Jane Hutton is a social worker and narrative therapist with over 20 years of experience. She enjoys meeting with both children and adults to collaborate on resolving a wide range of difficulties. She offers narrative supervision and training to many different individuals and organisations. Current passions (other than soccer) include creating resources like the Lost in normality kit to facilitate the understanding of narrative therapy ideas and what they can offer, and working with like-minded colleagues at rooms based in the Sunshine Coast Hinterland town of Palmwoods. Jane is able to teach about narrative therapy in English and French.
Sekneh Beckett lives in Sydney, where she is part of the teaching team at Macquarie University’s Social Health course. Sekneh enjoys working with people from diverse backgrounds and holds a position of curiosity from which to explore and honour people’s creative acts of resistance. Sekneh is able to teach about narrative therapy in English and Arabic.
The Palestinian Narrative Institute is based at the Treatment and Rehabilitation Center for Victims of Torture (TRC) in Ramallah and provides narrative training and supervision in Arabic. Nihaya Abu Rayyan, Wael Dawabsha and Sahar Mohammad (pictured here in Egypt) are the three senior narrative teachers and supervisors. Dulwich Centre Foundation International works closely with the TRC and the Palestinian Narrative Institute.
Click for more information about these collaborations or the TRC.
David Newman lives and works in Sydney where he has an independent counselling practice through Charing Cross Narrative Therapy Centre. David's recent teaching assignments have included China, Rwanda, and Palestine. He is currently working with Marnie Sather in developing resources for families who have lost loved ones to suicide. He is the author of the influential paper 'Rescuing the said from the saying of it: Living documentation in narrative therapy'. Click to contact David c/o Charing Cross Narrative Therapy Centre.
Ncazelo Ncube-Mlilo is an educational psychologist and a narrative therapist with over ten years experience working with children and communities affected by and infected with HIV and AIDS in east and southern Africa. She currently works as an independent consultant/service provider providing services that include training and capacity development on child-centred, family, and community-focused approaches/ methodologies to help alleviate trauma and hardship. Ncazelo works with different organisations and government departments throughout Africa. In 2008, Ncazelo formed the Family Strengthening Center of Southern Africa which helps families cope with hardships in the context of HIV and AIDS, poverty, and conflict.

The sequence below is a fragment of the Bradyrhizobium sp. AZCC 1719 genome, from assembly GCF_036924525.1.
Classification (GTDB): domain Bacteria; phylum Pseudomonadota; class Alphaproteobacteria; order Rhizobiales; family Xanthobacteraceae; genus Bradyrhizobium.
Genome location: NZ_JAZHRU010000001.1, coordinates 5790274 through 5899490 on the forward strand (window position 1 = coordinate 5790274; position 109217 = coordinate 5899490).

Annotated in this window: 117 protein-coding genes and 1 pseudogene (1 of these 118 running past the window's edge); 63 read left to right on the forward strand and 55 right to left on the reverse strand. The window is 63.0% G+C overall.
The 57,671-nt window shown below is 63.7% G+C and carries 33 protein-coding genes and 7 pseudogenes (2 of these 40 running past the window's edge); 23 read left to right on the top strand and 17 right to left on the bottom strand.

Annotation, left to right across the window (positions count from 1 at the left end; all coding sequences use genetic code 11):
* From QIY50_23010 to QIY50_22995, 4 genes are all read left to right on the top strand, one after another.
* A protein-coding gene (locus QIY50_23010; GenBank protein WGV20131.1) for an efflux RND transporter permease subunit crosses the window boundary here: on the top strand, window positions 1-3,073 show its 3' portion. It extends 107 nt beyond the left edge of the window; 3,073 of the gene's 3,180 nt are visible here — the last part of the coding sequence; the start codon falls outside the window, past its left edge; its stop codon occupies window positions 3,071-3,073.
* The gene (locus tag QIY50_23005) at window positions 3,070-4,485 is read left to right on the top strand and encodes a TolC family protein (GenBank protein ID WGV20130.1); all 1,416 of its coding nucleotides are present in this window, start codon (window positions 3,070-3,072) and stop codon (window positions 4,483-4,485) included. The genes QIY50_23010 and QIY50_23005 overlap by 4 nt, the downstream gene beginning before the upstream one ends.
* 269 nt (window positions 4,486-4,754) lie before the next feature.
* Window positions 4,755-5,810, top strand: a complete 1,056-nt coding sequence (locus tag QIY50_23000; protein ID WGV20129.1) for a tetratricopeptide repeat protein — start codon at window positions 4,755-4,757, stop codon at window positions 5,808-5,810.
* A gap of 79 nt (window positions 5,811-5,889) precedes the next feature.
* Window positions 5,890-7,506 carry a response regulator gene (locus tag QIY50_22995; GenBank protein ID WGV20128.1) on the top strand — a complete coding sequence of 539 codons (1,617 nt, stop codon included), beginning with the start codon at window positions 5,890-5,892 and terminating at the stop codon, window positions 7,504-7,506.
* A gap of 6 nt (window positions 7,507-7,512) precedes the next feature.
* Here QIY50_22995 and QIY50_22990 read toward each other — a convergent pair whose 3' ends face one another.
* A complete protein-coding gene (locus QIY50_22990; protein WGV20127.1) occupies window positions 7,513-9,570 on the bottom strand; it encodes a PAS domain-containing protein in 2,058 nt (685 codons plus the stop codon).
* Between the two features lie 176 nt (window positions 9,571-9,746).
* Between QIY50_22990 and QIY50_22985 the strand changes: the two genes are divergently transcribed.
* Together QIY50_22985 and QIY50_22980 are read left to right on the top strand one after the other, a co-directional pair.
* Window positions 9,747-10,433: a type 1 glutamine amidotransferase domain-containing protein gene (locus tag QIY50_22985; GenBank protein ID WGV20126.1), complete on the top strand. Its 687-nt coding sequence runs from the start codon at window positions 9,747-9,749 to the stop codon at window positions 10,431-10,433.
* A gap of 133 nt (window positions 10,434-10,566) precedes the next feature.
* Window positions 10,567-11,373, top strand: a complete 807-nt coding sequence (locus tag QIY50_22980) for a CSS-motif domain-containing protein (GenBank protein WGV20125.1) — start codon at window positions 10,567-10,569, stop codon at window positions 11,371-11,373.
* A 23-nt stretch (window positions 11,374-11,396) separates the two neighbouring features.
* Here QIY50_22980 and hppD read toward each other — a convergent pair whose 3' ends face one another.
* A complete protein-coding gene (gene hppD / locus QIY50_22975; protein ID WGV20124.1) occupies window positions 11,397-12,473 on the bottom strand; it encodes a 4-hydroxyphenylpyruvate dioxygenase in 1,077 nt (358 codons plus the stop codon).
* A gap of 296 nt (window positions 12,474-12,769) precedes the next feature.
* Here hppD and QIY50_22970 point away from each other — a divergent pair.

Tileah Drahm-Butler is a Durrumbul woman who lives in Kuranda and works in Cairns, Far North Queensland. Tileah works as an Emergency Department and Intensive Care Social Worker at the Cairns Hospital. Here Tileah works to adapt her narrative therapy practice to a hospital setting, around issues of illness, death and dying. Tileah is also a member of Indigenous Allied Health Australia. Tileah enjoys being a part of the Dulwich Centre teaching team and especially in delivering Narrative Therapy training through an Aboriginal Lens.
Radhika Santhanam-Martin is a clinical psychologist who works in the field of trauma. She has more than two decades of experience in clinical practice in institutions in India, Canada and Australia. In Australia, she has worked in tertiary hospitals and universities as a clinical consultant and senior lecturer. Over the last ten years, the focus of her work has been on mental health service development and evaluation in Indigenous contexts. Currently she works with refugees, asylum seekers and immigrant families in group, family and individual settings. Her primary interest areas include: a) ways of working with cultures b) attachment and trauma c) narrative methods of practice and d) enhancing the reflective capacity of workers in health in settings using professional supervision. Radhika is assisting Dulwich Centre Foundation in relation to a number of projects.
Marcela Polanco, originally from Bogotá, Colombia, lives and works in Monroe, Louisiana, U.S. She is part of the faculty team of the family therapy programs at University of Louisiana at Monroe. marcela’s clinical, teaching, supervision, and research work is inspired by a narrative practice framework. She is particularly interested in exploring decolonizing means by which to renew narrative practices to maintain cultural solidarity, in her case, to her Colombian/Latin American perspectives. Other of her interests includes the development of narrative inquiries informed by cultural and linguistic sensitivities learned from postmodern translation studies, bilinguality, and Latin American magical realism. This is, to contribute to people, their families, and their communities to intervene in their lives and relationships aesthetically and ethically.